- Jackman & McRoss: The venue we visited downtown was this very elegant, rustic and French-inspired bakery/patisserie, with pastries literally everywhere when you look through the huge windows, which I of course couldn't take my eyes off. From substantial breakfast dishes to pastries, cakes and bread, they've got everything your dough-loving heart desires (cherry chocolate coconut danish was soooo yum). Go for a very European experience, sitting outdoor in the sun, leaning against the black-painted brick facade, imagining yourself in Paris.
Other things we saw:
- Shops: Salamanca Arts Centre caters well for a relaxed stroll to admire unique gifts, clothing and other objets d'art (I was too focused on the Bruny Island Cheese Co. shop that's located there as well, so I didn't have too much headspace for the other stores). There are also lots of antique shops which we came across while exploring the city, however I can't quite remember where they were; if you're desperate I'm sure a google search can help. For quirky clothing and homeware/stylin' bric-a-brac, pick up a "We are Hobart" guide when you're there.
- Public art: It's everywhere, and it's amazing. North Hobart was a bit of a highlight for me.
- Salamanca Market: I think whole Hobart + its tourists come down here every Saturday morning. It's the biggest outdoor market in Australia, and it sells absolutely everything (conveniently, most of the stuff is Tassie made). As expected, we really loved all the food-related stalls, including fresh produce, Tassie condiments and booze (yes, booze at 9am in the morning at a market; only in Tasmania), and lots more that I couldn't keep track of; my head was buzzing by the time we got out of there. Don't forget to try the scallop pie from the pie van - so delicious. When it all becomes too much, walk up Kelly's Stairs and have a wander through Battery Point, Hobart's oldest residential area.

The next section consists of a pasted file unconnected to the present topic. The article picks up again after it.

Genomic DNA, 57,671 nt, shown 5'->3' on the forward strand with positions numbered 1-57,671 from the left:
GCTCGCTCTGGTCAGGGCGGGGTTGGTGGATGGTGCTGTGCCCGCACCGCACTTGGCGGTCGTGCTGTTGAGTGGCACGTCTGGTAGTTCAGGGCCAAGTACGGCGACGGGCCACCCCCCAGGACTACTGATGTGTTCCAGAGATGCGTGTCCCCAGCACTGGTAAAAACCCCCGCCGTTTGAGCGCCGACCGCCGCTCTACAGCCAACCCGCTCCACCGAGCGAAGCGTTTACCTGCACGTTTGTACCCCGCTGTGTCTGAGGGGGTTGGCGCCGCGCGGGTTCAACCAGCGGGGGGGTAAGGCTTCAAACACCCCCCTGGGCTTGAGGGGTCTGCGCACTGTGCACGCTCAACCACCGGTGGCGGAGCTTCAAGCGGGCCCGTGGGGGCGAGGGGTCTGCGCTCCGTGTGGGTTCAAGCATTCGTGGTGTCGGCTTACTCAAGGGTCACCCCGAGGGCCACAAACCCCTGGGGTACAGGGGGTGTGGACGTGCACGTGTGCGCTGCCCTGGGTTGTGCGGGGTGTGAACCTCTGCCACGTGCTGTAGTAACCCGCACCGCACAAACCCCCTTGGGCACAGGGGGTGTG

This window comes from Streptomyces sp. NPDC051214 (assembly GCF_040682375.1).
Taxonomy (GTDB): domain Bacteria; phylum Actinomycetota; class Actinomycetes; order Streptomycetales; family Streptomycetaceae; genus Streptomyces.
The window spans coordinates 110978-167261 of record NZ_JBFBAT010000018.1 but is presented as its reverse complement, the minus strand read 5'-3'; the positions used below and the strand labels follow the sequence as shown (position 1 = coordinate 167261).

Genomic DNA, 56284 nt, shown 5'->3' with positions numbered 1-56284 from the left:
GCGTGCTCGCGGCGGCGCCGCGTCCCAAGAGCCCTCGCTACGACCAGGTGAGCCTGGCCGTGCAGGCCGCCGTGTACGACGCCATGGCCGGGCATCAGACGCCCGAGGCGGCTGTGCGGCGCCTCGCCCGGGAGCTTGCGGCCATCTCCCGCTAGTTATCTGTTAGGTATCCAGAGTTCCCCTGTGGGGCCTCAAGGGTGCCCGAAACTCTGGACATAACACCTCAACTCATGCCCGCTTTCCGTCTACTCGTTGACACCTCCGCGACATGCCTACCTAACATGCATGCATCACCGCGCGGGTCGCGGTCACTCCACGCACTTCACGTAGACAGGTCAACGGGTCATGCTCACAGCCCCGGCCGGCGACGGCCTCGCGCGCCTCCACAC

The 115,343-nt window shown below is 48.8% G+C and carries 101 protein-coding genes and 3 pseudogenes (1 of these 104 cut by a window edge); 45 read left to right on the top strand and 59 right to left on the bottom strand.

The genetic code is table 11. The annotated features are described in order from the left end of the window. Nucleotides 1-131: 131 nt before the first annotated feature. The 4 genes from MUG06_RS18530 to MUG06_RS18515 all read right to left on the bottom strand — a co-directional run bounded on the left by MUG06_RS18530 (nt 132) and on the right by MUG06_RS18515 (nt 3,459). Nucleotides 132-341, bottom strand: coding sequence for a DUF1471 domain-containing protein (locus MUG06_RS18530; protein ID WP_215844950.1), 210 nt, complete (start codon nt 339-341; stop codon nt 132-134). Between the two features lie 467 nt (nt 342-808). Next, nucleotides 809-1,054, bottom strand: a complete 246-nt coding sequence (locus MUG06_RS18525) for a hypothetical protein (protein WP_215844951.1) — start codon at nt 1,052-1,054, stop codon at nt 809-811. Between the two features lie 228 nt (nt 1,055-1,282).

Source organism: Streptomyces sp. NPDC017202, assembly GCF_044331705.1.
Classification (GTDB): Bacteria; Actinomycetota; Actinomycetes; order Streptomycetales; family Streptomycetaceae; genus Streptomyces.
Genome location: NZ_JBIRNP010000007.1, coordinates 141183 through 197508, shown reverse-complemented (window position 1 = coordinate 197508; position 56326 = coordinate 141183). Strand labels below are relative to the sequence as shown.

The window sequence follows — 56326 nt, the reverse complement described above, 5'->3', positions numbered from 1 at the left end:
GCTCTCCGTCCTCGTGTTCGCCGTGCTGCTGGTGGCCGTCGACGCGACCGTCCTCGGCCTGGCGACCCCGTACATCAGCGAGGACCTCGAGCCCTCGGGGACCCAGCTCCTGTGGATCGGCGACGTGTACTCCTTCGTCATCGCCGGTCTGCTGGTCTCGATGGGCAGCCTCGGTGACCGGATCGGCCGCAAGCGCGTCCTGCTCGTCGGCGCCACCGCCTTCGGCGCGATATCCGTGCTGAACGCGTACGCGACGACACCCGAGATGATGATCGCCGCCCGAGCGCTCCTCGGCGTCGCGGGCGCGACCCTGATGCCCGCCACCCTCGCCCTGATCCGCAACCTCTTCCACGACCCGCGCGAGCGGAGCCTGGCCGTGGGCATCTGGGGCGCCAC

- Bruny Island: this is a very special one. I first read about Bruny Island on Feast Magazine, and had never wanted to go somewhere this bad. Hire a car and drive about 30 minutes south to Kettering, where a ferry takes you over to Bruny. Give it at least a whole day (but keep an eye on the ferry schedule) - the scenery is quite breathtaking and dreamy, and the island is a solid 100km long, so don't expect to get through it all on a tight schedule. Food again is a huge highlight, with of course Bruny Island Cheese Co. based here, and Get Shucked Oyster Bar within a baby distance (FAQ: "Where do you get your oysters from?" - "Across the road"), as well as much more, which we unfortunately didn't get to check out. Of course you can't miss the "Neck", where you can take a set of stairs up to an outlook point, and enjoy the magnificent scenery of the ocean coming in on both sides of this thin strip of land, connecting North and South Bruny. I almost cried when I saw it.
- MONA: Oh MONA, how could anyone resist visiting you when in Hobart. It was a pretty outstanding experience, from the James Bond-like ferry trip, to the massive space and venue, and of course the art on exhibition; it was all a bit surreal - when you get back to "mainland" Hobart you almost want to wonder whether that all really happened. A lot of the art was quite interactive, but some was also a little dark; the underground venue doesn't really help with the mild panic I might've gotten walking into somewhere pitch black. The museum has its own vineyard, brewery, restaurants, Saturday market and hotel, so you could technically spend days here. If that's not your jam, at least a half-day visit is a must, because you gotta see it to believe it.
1 At Salamanca Arts Centre * 2 + 3 North Hobart * 4 + 5 The Standard * 6 + 7 North Bruny Island * 8 Get Shucked Oyster Bar * 9 Bruny Island Cheese Co. * 10 + 11 The Neck, Bruny Island * 12 What The Alabama used to look like * 13 Bruny Island Food Pork Rillettes * 14 Streets of Hobart
Other places we would've loved to check out:
- Pigeon Hole Cafe
- Crumb Street Kitchen
- Ethos Eat Drink
- Farm Gate Market
- Mount Wellington (we tried to drive up there but the streets were blocked for a cycling race)
- Bruny Island Smoke House
- Nutpatch Nougat, Kettering
So if you haven't been and are after a relaxing but still active holiday, I can't speak any more more highly of Hobart - you gotz to go. If you're an old Hobart lover already, let me know what to check out next time I'm down there! x